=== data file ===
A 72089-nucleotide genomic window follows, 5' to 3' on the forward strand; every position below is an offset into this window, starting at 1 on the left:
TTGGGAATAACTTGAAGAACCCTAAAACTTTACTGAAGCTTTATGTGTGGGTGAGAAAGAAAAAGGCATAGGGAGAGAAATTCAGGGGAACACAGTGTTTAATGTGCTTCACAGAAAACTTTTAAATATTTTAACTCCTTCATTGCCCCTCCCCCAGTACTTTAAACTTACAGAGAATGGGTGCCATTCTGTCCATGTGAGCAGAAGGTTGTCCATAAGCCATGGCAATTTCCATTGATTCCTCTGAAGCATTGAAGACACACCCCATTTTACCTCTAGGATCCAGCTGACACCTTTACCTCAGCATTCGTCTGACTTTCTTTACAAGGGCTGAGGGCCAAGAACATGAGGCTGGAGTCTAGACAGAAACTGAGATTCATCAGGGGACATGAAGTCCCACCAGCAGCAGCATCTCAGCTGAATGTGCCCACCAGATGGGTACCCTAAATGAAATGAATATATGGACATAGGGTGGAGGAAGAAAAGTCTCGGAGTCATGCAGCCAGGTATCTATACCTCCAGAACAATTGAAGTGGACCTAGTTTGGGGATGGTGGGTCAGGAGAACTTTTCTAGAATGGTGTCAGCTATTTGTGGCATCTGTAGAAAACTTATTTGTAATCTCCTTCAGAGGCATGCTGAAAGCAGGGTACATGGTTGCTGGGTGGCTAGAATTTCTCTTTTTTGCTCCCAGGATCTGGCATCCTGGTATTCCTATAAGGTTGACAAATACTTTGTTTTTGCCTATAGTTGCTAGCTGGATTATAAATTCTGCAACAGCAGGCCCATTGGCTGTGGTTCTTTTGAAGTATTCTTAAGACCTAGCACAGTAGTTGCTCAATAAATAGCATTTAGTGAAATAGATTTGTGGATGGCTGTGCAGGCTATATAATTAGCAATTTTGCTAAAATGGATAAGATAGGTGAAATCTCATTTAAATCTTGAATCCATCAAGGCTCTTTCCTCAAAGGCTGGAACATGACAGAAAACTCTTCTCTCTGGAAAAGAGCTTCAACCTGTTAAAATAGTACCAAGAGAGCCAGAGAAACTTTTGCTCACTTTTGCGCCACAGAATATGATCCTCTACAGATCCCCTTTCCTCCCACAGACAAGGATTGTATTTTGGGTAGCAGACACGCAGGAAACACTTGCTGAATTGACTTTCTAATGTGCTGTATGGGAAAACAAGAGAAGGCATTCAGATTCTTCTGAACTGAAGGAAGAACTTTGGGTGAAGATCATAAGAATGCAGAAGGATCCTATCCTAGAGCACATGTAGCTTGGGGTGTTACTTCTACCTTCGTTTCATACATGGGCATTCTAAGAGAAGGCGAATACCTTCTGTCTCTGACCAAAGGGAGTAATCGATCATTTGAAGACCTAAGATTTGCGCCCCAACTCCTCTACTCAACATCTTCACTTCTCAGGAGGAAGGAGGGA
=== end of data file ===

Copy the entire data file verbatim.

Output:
A 72089-nucleotide genomic window follows, 5' to 3' on the forward strand; every position below is an offset into this window, starting at 1 on the left:
TTGGGAATAACTTGAAGAACCCTAAAACTTTACTGAAGCTTTATGTGTGGGTGAGAAAGAAAAAGGCATAGGGAGAGAAATTCAGGGGAACACAGTGTTTAATGTGCTTCACAGAAAACTTTTAAATATTTTAACTCCTTCATTGCCCCTCCCCCAGTACTTTAAACTTACAGAGAATGGGTGCCATTCTGTCCATGTGAGCAGAAGGTTGTCCATAAGCCATGGCAATTTCCATTGATTCCTCTGAAGCATTGAAGACACACCCCATTTTACCTCTAGGATCCAGCTGACACCTTTACCTCAGCATTCGTCTGACTTTCTTTACAAGGGCTGAGGGCCAAGAACATGAGGCTGGAGTCTAGACAGAAACTGAGATTCATCAGGGGACATGAAGTCCCACCAGCAGCAGCATCTCAGCTGAATGTGCCCACCAGATGGGTACCCTAAATGAAATGAATATATGGACATAGGGTGGAGGAAGAAAAGTCTCGGAGTCATGCAGCCAGGTATCTATACCTCCAGAACAATTGAAGTGGACCTAGTTTGGGGATGGTGGGTCAGGAGAACTTTTCTAGAATGGTGTCAGCTATTTGTGGCATCTGTAGAAAACTTATTTGTAATCTCCTTCAGAGGCATGCTGAAAGCAGGGTACATGGTTGCTGGGTGGCTAGAATTTCTCTTTTTTGCTCCCAGGATCTGGCATCCTGGTATTCCTATAAGGTTGACAAATACTTTGTTTTTGCCTATAGTTGCTAGCTGGATTATAAATTCTGCAACAGCAGGCCCATTGGCTGTGGTTCTTTTGAAGTATTCTTAAGACCTAGCACAGTAGTTGCTCAATAAATAGCATTTAGTGAAATAGATTTGTGGATGGCTGTGCAGGCTATATAATTAGCAATTTTGCTAAAATGGATAAGATAGGTGAAATCTCATTTAAATCTTGAATCCATCAAGGCTCTTTCCTCAAAGGCTGGAACATGACAGAAAACTCTTCTCTCTGGAAAAGAGCTTCAACCTGTTAAAATAGTACCAAGAGAGCCAGAGAAACTTTTGCTCACTTTTGCGCCACAGAATATGATCCTCTACAGATCCCCTTTCCTCCCACAGACAAGGATTGTATTTTGGGTAGCAGACACGCAGGAAACACTTGCTGAATTGACTTTCTAATGTGCTGTATGGGAAAACAAGAGAAGGCATTCAGATTCTTCTGAACTGAAGGAAGAACTTTGGGTGAAGATCATAAGAATGCAGAAGGATCCTATCCTAGAGCACATGTAGCTTGGGGTGTTACTTCTACCTTCGTTTCATACATGGGCATTCTAAGAGAAGGCGAATACCTTCTGTCTCTGACCAAAGGGAGTAATCGATCATTTGAAGACCTAAGATTTGCGCCCCAACTCCTCTACTCAACATCTTCACTTCTCAGGAGGAAGGAGGGA